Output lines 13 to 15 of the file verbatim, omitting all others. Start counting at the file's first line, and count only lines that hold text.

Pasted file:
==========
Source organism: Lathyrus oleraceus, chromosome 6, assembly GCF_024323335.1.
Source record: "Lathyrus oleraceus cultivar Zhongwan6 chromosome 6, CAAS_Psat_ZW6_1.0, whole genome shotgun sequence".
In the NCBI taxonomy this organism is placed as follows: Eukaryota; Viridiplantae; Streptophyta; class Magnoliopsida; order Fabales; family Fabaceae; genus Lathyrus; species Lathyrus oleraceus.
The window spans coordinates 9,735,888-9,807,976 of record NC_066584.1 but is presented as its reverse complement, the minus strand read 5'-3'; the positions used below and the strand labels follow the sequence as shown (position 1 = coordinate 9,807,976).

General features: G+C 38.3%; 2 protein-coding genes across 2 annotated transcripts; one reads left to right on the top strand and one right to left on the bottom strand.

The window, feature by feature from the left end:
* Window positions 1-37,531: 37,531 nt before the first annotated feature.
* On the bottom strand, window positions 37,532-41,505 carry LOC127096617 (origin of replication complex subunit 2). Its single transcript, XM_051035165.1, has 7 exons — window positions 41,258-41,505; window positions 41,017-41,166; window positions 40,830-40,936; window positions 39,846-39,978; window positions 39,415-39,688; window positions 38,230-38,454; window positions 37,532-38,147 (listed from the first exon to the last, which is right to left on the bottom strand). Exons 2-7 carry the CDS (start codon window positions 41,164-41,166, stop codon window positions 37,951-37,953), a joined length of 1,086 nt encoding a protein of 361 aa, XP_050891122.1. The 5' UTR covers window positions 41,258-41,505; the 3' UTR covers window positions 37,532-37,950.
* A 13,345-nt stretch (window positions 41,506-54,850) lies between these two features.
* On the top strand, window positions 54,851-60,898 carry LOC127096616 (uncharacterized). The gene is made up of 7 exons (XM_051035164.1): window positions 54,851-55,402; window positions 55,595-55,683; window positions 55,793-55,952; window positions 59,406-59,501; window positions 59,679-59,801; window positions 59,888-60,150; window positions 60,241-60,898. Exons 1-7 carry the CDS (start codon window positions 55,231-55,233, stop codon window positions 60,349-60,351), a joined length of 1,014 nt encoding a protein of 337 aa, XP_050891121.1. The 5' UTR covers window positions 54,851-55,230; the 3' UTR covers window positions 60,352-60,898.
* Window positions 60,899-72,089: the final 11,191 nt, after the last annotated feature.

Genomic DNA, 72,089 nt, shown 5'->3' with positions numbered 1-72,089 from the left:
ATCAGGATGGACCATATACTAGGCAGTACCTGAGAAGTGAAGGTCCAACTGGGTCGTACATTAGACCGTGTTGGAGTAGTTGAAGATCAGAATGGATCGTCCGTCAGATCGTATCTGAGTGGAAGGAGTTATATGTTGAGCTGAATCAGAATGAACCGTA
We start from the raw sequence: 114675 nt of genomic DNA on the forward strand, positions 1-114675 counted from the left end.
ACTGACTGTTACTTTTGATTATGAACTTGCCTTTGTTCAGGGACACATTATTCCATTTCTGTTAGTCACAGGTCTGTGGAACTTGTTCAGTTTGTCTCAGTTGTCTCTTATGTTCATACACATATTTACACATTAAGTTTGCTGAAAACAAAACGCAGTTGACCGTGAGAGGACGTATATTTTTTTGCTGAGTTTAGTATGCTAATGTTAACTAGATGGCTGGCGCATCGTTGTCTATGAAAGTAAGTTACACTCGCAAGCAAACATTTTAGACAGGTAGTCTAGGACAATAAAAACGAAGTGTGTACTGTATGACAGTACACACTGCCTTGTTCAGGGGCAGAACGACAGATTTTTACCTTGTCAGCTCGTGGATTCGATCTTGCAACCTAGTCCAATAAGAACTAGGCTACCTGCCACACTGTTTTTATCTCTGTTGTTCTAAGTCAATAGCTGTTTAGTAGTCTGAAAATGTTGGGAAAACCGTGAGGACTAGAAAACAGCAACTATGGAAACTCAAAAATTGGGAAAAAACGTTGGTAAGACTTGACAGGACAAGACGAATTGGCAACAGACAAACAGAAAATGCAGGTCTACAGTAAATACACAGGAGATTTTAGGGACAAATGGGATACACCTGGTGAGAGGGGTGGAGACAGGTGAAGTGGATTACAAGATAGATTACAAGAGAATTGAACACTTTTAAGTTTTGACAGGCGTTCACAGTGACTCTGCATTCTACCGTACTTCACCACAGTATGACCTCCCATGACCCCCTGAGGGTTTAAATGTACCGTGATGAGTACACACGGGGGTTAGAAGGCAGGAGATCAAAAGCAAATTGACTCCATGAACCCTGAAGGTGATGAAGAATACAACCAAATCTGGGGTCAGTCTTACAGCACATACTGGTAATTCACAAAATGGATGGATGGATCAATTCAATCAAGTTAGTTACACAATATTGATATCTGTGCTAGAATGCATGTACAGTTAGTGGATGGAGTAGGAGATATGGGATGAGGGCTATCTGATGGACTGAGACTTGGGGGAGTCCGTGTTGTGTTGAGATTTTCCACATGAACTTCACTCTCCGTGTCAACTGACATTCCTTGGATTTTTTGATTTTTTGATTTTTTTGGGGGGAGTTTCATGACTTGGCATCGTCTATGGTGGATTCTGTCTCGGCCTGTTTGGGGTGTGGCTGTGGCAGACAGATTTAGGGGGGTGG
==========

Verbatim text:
ATCAGGATGGACCATATACTAGGCAGTACCTGAGAAGTGAAGGTCCAACTGGGTCGTACATTAGACCGTGTTGGAGTAGTTGAAGATCAGAATGGATCGTCCGTCAGATCGTATCTGAGTGGAAGGAGTTATATGTTGAGCTGAATCAGAATGAACCGTA
We start from the raw sequence: 114675 nt of genomic DNA on the forward strand, positions 1-114675 counted from the left end.
ACTGACTGTTACTTTTGATTATGAACTTGCCTTTGTTCAGGGACACATTATTCCATTTCTGTTAGTCACAGGTCTGTGGAACTTGTTCAGTTTGTCTCAGTTGTCTCTTATGTTCATACACATATTTACACATTAAGTTTGCTGAAAACAAAACGCAGTTGACCGTGAGAGGACGTATATTTTTTTGCTGAGTTTAGTATGCTAATGTTAACTAGATGGCTGGCGCATCGTTGTCTATGAAAGTAAGTTACACTCGCAAGCAAACATTTTAGACAGGTAGTCTAGGACAATAAAAACGAAGTGTGTACTGTATGACAGTACACACTGCCTTGTTCAGGGGCAGAACGACAGATTTTTACCTTGTCAGCTCGTGGATTCGATCTTGCAACCTAGTCCAATAAGAACTAGGCTACCTGCCACACTGTTTTTATCTCTGTTGTTCTAAGTCAATAGCTGTTTAGTAGTCTGAAAATGTTGGGAAAACCGTGAGGACTAGAAAACAGCAACTATGGAAACTCAAAAATTGGGAAAAAACGTTGGTAAGACTTGACAGGACAAGACGAATTGGCAACAGACAAACAGAAAATGCAGGTCTACAGTAAATACACAGGAGATTTTAGGGACAAATGGGATACACCTGGTGAGAGGGGTGGAGACAGGTGAAGTGGATTACAAGATAGATTACAAGAGAATTGAACACTTTTAAGTTTTGACAGGCGTTCACAGTGACTCTGCATTCTACCGTACTTCACCACAGTATGACCTCCCATGACCCCCTGAGGGTTTAAATGTACCGTGATGAGTACACACGGGGGTTAGAAGGCAGGAGATCAAAAGCAAATTGACTCCATGAACCCTGAAGGTGATGAAGAATACAACCAAATCTGGGGTCAGTCTTACAGCACATACTGGTAATTCACAAAATGGATGGATGGATCAATTCAATCAAGTTAGTTACACAATATTGATATCTGTGCTAGAATGCATGTACAGTTAGTGGATGGAGTAGGAGATATGGGATGAGGGCTATCTGATGGACTGAGACTTGGGGGAGTCCGTGTTGTGTTGAGATTTTCCACATGAACTTCACTCTCCGTGTCAACTGACATTCCTTGGATTTTTTGATTTTTTGATTTTTTTGGGGGGAGTTTCATGACTTGGCATCGTCTATGGTGGATTCTGTCTCGGCCTGTTTGGGGTGTGGCTGTGGCAGACAGATTTAGGGGGGTGG